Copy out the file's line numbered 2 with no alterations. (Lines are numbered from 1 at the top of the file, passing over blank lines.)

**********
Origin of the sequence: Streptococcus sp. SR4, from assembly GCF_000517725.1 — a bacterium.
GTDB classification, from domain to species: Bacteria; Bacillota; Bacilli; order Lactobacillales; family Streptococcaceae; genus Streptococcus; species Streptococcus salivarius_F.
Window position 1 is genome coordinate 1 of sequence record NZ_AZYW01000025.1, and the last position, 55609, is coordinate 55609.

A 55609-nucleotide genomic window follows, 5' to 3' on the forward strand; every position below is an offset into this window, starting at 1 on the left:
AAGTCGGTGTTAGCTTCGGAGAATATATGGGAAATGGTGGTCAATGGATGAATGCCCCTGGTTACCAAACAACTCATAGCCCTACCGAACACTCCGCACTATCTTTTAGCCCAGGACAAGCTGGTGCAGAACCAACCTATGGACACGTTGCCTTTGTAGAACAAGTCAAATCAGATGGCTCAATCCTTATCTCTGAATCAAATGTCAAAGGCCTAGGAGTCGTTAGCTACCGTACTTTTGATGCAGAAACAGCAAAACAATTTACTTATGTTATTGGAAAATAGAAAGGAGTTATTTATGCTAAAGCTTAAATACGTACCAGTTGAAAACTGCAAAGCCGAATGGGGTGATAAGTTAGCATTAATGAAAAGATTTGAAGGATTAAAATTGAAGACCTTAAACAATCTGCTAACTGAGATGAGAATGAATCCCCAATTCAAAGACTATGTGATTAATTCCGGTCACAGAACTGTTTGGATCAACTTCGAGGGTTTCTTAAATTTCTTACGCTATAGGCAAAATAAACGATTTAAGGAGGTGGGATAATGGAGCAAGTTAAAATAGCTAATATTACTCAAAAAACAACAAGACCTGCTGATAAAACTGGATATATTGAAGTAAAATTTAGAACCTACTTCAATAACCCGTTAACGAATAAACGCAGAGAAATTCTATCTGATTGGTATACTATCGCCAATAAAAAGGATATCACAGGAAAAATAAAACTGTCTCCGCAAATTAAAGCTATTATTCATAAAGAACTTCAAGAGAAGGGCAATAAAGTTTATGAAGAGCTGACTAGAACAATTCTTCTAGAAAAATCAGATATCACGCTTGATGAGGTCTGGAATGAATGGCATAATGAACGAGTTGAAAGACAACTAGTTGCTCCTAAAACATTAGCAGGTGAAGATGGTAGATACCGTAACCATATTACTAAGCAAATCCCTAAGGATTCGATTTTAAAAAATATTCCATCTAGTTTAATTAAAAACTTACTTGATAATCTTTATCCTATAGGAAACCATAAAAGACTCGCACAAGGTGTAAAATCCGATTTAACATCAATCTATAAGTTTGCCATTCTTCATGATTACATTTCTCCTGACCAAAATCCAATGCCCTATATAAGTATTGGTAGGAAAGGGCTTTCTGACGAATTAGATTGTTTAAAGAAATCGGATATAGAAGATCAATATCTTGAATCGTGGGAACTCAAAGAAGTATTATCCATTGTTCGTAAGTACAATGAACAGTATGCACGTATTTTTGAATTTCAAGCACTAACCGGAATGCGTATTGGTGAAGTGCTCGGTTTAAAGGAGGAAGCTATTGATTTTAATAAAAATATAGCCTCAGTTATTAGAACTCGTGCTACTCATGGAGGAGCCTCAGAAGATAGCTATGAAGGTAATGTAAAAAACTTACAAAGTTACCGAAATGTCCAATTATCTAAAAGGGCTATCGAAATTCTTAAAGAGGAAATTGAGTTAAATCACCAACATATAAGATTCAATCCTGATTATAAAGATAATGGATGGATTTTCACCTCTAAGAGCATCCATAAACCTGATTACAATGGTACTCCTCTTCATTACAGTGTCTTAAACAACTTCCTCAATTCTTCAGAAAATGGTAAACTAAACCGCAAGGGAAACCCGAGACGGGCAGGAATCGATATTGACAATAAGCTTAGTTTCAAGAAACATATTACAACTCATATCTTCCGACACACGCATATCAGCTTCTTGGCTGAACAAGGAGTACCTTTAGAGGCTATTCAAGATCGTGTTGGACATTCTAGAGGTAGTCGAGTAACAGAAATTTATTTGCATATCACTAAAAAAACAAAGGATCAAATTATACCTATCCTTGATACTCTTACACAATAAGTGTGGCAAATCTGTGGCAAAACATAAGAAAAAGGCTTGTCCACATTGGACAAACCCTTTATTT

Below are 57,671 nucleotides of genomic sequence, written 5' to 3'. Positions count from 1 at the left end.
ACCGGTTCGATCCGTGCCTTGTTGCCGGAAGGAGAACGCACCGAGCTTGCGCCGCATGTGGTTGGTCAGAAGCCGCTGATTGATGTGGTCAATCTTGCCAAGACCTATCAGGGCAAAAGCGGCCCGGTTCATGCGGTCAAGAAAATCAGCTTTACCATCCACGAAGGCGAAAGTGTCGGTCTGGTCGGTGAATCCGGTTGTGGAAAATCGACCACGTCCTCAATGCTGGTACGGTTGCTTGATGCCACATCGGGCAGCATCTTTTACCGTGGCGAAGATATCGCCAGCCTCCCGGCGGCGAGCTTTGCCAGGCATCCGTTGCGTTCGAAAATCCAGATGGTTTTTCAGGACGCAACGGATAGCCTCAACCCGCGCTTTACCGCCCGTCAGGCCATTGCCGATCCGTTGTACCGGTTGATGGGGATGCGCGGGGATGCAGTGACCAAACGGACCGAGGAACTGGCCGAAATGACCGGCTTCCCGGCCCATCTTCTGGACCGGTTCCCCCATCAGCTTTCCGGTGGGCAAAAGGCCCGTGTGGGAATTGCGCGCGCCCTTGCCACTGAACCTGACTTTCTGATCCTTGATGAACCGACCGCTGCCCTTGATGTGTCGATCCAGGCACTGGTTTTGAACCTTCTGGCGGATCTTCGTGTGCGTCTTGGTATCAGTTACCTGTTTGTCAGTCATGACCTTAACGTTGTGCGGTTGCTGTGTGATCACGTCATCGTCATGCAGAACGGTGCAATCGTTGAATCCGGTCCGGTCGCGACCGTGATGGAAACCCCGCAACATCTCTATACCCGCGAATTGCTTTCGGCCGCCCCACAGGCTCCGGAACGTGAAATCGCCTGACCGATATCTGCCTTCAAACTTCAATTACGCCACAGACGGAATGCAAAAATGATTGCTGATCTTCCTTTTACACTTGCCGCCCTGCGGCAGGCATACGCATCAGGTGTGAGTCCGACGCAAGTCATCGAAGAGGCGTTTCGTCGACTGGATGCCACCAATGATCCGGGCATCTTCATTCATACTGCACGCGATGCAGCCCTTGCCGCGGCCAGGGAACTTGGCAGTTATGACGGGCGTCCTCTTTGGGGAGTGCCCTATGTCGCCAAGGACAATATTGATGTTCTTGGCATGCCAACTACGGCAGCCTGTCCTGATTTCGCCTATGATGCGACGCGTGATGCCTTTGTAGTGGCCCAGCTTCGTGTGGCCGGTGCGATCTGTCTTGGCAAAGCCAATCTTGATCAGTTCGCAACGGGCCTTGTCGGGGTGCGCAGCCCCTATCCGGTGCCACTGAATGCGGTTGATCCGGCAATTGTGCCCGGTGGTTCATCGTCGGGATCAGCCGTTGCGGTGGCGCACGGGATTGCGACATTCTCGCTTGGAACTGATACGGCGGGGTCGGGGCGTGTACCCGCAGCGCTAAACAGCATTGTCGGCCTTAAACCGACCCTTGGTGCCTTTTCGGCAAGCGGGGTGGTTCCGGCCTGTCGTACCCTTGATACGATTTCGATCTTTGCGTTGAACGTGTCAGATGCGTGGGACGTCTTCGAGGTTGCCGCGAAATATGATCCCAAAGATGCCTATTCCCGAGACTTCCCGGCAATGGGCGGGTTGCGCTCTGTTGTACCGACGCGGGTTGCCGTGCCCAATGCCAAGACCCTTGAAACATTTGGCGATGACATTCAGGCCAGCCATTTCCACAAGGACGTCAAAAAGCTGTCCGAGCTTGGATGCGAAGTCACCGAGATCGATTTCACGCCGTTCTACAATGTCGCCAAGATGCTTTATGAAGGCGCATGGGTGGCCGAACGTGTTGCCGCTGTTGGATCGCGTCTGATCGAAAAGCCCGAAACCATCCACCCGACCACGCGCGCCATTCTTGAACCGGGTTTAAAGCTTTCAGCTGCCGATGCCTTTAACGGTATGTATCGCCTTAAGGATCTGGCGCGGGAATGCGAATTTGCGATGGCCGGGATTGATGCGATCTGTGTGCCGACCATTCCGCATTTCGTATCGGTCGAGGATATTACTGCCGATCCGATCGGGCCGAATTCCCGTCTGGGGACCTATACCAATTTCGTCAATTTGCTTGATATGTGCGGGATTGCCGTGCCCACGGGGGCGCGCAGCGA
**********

GTDB classification, from domain to species: Bacteria; Bacillota; Bacilli; order Lactobacillales; family Streptococcaceae; genus Streptococcus; species Streptococcus salivarius_F.